The Northern Way

The Culture of the Teutons


Northern appreciation of life is fully and entirely shown in the picture given by Tacitus of the young men: “If their fatherland grow idle in long peace and inaction, then most of the highborn youths seek their way to such peoples as are at war, because these men are not by nature given to peace and quiet, and because it is easier to win renown where perils play one against another — undoubtedly one of the least romantic of Tacitus' psychological descriptions, and most genuine as to its contents. These “high-born youths” then, would hardly have lived in an environment where death was regarded as an object of dread, a thing that stole up behind men and breathed coldly down their necks.

When a man had received his final wound, and realised that his time was come, he strode with firm steps to the barrow, and settled himself there for the future, well content with the equipment his kinsmen had given him there. But is he not after all become a man of less moment than he was in the flesh? Naturally, he would need to have his luck unimpaired in order to continue his life within the portals of the grave, but this does not imply that he took it all with him. Does he after all become weaker in bodily strength? Will his wisdom, his foresight, sink? Will there be less activity in him? The answers to our questions are perplexingly contradictory. We find indications that death could give a man deeper wisdom and higher insight in the future. Why should Odin go out and question the dead sybil, as he does in the Eddic poem Vegtamskvida, if it were not that the dead at times stood at the highest stage of insight? And Odin's voyage to the kingdom of the dead was undoubtedly modelled on real life. Old Kar seems to have increased his vitality after settling in his grave, but at other times it is clear that a strong man shows a rather marked falling off after his decease. Sometimes life in the transit fell to a decidedly lower measure of happiness. When Helgi meets Sigrun in the barrow, he speaks as if this meeting with all its joy were something he stole from life; he will have happiness, even though he be driven from lust and land. But on the other hand, the pictures of Valhal suggest a tendency to reverse life and death,


and regard the after-state as an enhancement of the sense of life. On the fields of death there grows an inexhaustible crop of honour; this must be the meaning of the daily battle outside the gates of Valhal, and thus we have the clear and strong expression of the conviction that existence does not lose in quality. In the halls of death the joyful intercourse is continued, life in honour and frith with gladness; all that we have found that life, in the eminent sense, depended on, the hero takes with him through the doorway of the grave.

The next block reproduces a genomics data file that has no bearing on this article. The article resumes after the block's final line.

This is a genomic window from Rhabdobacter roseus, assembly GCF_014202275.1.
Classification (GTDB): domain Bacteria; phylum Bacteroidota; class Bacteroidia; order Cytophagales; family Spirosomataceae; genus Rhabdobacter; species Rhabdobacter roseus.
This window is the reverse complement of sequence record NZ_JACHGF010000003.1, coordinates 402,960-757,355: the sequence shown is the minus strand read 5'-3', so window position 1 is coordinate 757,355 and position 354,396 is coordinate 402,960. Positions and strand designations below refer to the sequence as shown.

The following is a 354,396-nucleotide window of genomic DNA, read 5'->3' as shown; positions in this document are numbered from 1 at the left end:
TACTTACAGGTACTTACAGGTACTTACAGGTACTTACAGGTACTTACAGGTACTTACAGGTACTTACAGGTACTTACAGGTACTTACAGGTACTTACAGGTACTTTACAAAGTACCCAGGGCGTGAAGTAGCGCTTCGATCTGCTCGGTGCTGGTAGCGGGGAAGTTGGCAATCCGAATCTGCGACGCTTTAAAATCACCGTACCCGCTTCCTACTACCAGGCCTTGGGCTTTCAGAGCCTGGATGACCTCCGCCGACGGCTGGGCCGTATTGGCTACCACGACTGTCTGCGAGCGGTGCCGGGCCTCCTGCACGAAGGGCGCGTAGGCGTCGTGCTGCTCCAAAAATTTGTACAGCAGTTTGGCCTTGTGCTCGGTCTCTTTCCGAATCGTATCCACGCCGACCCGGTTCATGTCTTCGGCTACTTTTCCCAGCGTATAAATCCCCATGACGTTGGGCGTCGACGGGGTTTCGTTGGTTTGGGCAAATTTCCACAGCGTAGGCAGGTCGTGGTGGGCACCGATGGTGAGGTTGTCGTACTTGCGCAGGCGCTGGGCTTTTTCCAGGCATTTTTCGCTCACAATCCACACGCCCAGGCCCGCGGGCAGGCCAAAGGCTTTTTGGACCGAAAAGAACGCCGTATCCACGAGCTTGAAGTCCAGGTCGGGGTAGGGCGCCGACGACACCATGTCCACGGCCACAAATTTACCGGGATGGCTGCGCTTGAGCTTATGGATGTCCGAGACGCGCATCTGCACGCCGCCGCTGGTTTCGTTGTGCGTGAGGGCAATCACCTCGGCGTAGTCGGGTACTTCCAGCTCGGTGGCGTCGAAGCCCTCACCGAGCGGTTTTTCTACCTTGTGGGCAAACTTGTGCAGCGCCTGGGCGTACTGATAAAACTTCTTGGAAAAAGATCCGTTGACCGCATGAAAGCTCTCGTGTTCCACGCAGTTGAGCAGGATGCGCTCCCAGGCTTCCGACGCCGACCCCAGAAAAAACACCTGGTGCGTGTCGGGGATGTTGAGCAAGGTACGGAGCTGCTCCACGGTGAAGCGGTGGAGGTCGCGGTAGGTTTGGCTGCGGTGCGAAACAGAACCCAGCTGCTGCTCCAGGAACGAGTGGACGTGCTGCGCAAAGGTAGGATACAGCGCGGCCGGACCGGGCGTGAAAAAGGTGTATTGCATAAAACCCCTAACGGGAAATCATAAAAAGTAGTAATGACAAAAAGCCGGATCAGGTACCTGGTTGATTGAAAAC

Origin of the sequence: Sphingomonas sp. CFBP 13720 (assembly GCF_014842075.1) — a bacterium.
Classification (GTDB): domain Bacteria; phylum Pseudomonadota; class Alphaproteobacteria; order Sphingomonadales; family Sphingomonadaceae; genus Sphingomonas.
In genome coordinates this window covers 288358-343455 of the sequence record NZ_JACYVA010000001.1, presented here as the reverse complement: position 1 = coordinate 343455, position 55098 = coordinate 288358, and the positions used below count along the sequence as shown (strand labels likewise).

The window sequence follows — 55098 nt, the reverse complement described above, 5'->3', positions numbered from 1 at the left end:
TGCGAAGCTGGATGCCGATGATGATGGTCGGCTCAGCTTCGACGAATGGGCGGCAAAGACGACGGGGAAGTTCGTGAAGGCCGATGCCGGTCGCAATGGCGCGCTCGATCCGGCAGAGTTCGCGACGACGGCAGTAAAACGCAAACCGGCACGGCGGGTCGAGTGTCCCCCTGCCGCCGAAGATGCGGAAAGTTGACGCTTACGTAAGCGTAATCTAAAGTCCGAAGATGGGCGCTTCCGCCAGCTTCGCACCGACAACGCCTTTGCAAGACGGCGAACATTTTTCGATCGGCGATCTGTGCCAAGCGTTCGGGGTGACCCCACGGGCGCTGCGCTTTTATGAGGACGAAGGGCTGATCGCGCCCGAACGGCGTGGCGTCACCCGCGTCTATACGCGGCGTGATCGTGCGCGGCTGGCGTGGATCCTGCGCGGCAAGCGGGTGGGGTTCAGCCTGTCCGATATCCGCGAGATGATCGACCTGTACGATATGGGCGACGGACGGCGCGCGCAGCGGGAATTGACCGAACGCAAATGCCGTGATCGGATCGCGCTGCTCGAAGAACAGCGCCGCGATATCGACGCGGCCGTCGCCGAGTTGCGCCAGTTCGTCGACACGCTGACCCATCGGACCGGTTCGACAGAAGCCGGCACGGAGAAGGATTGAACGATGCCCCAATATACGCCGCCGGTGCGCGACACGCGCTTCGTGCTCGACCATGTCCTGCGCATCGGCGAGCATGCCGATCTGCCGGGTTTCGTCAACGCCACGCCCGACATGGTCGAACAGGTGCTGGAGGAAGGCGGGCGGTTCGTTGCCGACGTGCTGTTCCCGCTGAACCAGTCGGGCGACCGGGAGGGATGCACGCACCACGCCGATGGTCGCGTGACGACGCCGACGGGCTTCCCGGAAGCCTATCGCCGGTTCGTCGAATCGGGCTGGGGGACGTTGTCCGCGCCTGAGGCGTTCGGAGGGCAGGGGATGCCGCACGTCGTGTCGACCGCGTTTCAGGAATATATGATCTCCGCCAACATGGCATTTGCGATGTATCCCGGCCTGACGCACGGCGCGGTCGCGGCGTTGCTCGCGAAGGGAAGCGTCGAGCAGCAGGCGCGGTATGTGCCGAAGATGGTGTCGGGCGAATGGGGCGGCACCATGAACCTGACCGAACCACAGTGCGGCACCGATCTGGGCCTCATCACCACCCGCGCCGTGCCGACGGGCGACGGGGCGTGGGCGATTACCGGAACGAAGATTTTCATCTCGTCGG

Valhal belongs to a particular sphere of culture. The active, boisterous life of the einheries is hardly imaginable without the exalted and over-hasty pace of life in viking days, where such ideals as honour and fame after death were forced up to such a degree that the root could no longer support them, and they flowered to death. But Valhal could not be built up loosely above the earth, it must have its foundation deeply laid in popular feelings. Prior to the poetical consecration of a heaven of battle there must be a direct faith in the future, and this not a faith vaguely in the clouds, but a sure conviction that man finds himself again in the burial mound. From the story in the Eyrbyggja of the end of Thorstein Cod-bite we can form an idea as to how the einherie dogma appeared as a family myth. It is told that the same evening Thorstein was drowned, a shepherd saw Helgafell open: in the interior of the hill burned great fires — as in the hall, of course — and there came a sound of merriment and the rattle of drinking horns; listening carefully, the man could distinguish voices bidding Thorstein and his companions welcome, and inviting him to be seated in the high seat opposite his father. This herdsman brings us a message from an everyday world and an everyday habit of mind, which but for him would have been lost without a trace. He gives us at the same time the means of understanding what it is that makes the einheries such powerful figures, and the stories of their life with Odin myths instead of poetry. But on the other hand, it is easy to see why the belief in Valhal came to be something entirely different from its premises. The confident faith has become conscious of itself. Before the joy of the warriors


in fighting and drinking in the hall of death — mandream —could become an enhanced enjoyment of life, there had to come a reflection whereby the value of life was loosed from life itself, and regarded independently. The undismayed attitude towards death has undergone the same process as honour and posthumous fame; from being realities, they became ideal values, and ended as qualities of a virtuoso.